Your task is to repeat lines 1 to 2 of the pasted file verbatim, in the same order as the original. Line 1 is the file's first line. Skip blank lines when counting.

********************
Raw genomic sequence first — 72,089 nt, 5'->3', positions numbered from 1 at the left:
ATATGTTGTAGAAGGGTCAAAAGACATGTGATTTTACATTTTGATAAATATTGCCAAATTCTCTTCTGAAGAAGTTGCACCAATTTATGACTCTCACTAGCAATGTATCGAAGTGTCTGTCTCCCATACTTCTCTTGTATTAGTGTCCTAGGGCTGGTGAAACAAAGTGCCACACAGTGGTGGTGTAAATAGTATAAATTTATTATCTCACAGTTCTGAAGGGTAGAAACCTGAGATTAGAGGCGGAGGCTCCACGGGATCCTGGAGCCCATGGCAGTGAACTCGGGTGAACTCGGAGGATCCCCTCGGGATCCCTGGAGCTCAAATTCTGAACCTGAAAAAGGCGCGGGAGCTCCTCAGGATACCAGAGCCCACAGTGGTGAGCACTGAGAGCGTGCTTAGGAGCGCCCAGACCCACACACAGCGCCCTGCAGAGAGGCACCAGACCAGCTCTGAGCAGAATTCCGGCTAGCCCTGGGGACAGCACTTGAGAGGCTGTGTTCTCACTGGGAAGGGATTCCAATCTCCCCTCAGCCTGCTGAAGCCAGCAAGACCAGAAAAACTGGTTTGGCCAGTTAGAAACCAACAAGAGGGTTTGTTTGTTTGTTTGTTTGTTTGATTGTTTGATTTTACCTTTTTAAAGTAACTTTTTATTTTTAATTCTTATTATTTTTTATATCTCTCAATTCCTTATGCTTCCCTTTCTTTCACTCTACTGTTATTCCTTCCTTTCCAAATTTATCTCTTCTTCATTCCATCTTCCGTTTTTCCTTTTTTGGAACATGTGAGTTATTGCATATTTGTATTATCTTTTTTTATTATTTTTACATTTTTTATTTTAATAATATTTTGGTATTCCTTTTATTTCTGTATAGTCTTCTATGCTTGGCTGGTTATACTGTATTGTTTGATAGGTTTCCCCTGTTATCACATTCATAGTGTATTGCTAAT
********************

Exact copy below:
Raw genomic sequence first — 72,089 nt, 5'->3', positions numbered from 1 at the left:
ATATGTTGTAGAAGGGTCAAAAGACATGTGATTTTACATTTTGATAAATATTGCCAAATTCTCTTCTGAAGAAGTTGCACCAATTTATGACTCTCACTAGCAATGTATCGAAGTGTCTGTCTCCCATACTTCTCTTGTATTAGTGTCCTAGGGCTGGTGAAACAAAGTGCCACACAGTGGTGGTGTAAATAGTATAAATTTATTATCTCACAGTTCTGAAGGGTAGAAACCTGAGATTAGAGGCGGAGGCTCCACGGGATCCTGGAGCCCATGGCAGTGAACTCGGGTGAACTCGGAGGATCCCCTCGGGATCCCTGGAGCTCAAATTCTGAACCTGAAAAAGGCGCGGGAGCTCCTCAGGATACCAGAGCCCACAGTGGTGAGCACTGAGAGCGTGCTTAGGAGCGCCCAGACCCACACACAGCGCCCTGCAGAGAGGCACCAGACCAGCTCTGAGCAGAATTCCGGCTAGCCCTGGGGACAGCACTTGAGAGGCTGTGTTCTCACTGGGAAGGGATTCCAATCTCCCCTCAGCCTGCTGAAGCCAGCAAGACCAGAAAAACTGGTTTGGCCAGTTAGAAACCAACAAGAGGGTTTGTTTGTTTGTTTGTTTGTTTGATTGTTTGATTTTACCTTTTTAAAGTAACTTTTTATTTTTAATTCTTATTATTTTTTATATCTCTCAATTCCTTATGCTTCCCTTTCTTTCACTCTACTGTTATTCCTTCCTTTCCAAATTTATCTCTTCTTCATTCCATCTTCCGTTTTTCCTTTTTTGGAACATGTGAGTTATTGCATATTTGTATTATCTTTTTTTATTATTTTTACATTTTTTATTTTAATAATATTTTGGTATTCCTTTTATTTCTGTATAGTCTTCTATGCTTGGCTGGTTATACTGTATTGTTTGATAGGTTTCCCCTGTTATCACATTCATAGTGTATTGCTAAT